Primary electrode 514 is constructed so that it can be introduced in a percutaneous or laparoscopic manner into a solid mass. Primary electrode 514 can have a sharpened distal end 514′ to assist introduction into the solid mass. Each secondary electrode 516 is constructed to be less structurally rigid than primary electrode 514. This is achieved by: (i) choosing different materials for electrodes 514 and 516, (ii) using the same material but having less of it for secondary electrode 516, e.g., secondary electrode 516 is not as thick as primary electrode 514, or (ii) including another material in one of the electrodes 514 or 516 to vary their structural rigidity. For purposes of this application, structural rigidity is defined as the amount of deflection that an electrode has relative to its longitudinal axis. It will be appreciated that a given electrode will have different levels of rigidity depending on its length. Primary and secondary electrodes 514 and 516 can be made of a variety of conductive materials, both metallic and non-metallic. One suitable material is type 304 stainless steel of hypodermic quality. The rigidity of secondary electrode 516 can be about 10%, 25%, 50%, 75% and 90% of the rigidity of primary electrode 514. In some embodiments, secondary electrode 516 can be made of a shaped memory metal, such as NiTi, commercially available from Raychem Corporation, Menlo Park, Calif.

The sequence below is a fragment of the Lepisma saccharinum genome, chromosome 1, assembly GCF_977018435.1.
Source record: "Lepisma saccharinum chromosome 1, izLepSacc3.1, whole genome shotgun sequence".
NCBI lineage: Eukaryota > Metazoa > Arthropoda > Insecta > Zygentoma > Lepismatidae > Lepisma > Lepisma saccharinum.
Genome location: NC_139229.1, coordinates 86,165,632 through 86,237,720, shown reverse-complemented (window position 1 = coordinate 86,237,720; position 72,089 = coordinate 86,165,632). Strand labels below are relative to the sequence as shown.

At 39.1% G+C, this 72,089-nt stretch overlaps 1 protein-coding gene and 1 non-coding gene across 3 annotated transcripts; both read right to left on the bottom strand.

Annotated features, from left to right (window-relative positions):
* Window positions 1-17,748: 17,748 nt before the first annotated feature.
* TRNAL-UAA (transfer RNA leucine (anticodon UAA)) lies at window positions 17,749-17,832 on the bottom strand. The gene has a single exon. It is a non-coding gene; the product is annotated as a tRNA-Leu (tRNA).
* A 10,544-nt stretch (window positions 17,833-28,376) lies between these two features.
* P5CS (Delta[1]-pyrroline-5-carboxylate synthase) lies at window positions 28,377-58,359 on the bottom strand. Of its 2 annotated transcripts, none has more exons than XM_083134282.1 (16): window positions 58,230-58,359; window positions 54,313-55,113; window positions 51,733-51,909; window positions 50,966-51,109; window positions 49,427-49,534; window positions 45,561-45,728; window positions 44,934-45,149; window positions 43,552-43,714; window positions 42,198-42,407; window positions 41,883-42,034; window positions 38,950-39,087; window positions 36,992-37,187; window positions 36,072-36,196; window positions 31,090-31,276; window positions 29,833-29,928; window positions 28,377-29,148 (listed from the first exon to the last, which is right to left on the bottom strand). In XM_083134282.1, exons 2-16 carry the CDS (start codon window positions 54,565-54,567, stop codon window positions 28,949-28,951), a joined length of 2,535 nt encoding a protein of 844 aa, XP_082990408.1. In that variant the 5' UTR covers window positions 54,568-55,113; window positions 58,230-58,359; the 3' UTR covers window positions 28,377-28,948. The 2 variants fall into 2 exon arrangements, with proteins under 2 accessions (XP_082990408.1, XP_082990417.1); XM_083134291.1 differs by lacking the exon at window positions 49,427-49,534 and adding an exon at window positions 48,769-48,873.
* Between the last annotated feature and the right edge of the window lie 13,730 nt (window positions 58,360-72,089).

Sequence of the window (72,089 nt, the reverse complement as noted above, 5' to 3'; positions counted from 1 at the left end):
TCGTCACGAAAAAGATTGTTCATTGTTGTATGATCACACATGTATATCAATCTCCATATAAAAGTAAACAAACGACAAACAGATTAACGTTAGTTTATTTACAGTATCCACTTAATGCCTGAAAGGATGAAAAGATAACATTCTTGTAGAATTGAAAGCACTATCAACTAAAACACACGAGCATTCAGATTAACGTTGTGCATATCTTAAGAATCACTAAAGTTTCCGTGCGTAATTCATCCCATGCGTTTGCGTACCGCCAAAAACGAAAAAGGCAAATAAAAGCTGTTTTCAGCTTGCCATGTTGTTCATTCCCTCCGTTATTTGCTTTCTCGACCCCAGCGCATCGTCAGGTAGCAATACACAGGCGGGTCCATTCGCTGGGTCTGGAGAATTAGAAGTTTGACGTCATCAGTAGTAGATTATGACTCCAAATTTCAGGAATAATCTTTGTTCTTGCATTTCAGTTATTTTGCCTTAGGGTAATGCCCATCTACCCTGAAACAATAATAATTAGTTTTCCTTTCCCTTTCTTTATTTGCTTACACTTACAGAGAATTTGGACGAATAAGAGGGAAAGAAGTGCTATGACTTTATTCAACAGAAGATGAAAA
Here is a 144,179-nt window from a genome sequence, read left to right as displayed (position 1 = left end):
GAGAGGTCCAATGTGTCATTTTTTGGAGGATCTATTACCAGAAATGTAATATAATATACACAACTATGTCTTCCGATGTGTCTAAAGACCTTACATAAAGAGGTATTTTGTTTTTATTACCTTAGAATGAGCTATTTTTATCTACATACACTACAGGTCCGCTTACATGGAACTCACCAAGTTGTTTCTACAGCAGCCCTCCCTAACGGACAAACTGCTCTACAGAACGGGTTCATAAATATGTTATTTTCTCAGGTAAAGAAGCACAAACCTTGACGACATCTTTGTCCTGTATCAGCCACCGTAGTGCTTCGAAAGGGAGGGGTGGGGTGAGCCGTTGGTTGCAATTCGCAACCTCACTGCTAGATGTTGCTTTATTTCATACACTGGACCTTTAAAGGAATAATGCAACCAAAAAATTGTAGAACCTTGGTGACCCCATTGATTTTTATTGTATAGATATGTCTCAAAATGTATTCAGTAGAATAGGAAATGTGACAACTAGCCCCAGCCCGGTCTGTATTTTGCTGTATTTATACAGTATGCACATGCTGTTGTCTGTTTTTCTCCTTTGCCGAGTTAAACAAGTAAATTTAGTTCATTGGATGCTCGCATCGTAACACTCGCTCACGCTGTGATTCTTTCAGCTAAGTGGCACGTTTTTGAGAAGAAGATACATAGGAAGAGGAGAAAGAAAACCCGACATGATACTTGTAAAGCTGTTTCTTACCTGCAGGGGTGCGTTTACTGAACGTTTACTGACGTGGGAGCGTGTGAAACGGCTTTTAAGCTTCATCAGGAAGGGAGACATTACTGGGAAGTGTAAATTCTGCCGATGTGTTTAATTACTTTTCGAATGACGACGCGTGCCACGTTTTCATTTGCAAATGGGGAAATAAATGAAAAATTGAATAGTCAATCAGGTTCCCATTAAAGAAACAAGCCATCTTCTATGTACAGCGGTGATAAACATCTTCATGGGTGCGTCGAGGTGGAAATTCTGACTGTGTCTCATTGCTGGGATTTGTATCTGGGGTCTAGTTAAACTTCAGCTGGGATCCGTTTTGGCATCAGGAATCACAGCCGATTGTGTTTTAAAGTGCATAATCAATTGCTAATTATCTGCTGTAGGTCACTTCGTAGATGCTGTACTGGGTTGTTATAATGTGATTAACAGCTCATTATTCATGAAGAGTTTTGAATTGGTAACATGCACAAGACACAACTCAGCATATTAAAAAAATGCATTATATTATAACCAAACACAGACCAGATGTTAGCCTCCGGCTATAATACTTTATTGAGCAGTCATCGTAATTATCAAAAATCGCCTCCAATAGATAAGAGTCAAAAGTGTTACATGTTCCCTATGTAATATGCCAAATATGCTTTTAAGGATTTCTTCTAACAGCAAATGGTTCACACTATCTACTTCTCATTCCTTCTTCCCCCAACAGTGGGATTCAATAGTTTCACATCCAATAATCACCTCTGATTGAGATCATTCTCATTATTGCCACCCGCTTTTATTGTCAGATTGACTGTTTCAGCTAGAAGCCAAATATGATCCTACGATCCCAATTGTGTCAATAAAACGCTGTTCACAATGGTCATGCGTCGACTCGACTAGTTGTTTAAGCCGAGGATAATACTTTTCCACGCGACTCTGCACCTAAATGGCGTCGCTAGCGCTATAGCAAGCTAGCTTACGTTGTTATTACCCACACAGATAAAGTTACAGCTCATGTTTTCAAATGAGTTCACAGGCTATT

Each of primary or secondary electrode 514 or 516 can have different lengths. Suitable lengths for primary electrode 514 include but are not limited to 17.5 cm, 25.0 cm. and 30.0 cm. The actual length of an electrode depends on the location of the targeted solid mass to be ablated, its distance from the skin, its accessibility as well as whether or not the physician chooses a laparoscopic, percutaneous or other procedure. Further, treatment apparatus 510, and more particularly delivery device 12, can be introduced through a guide to the desired tissue mass site.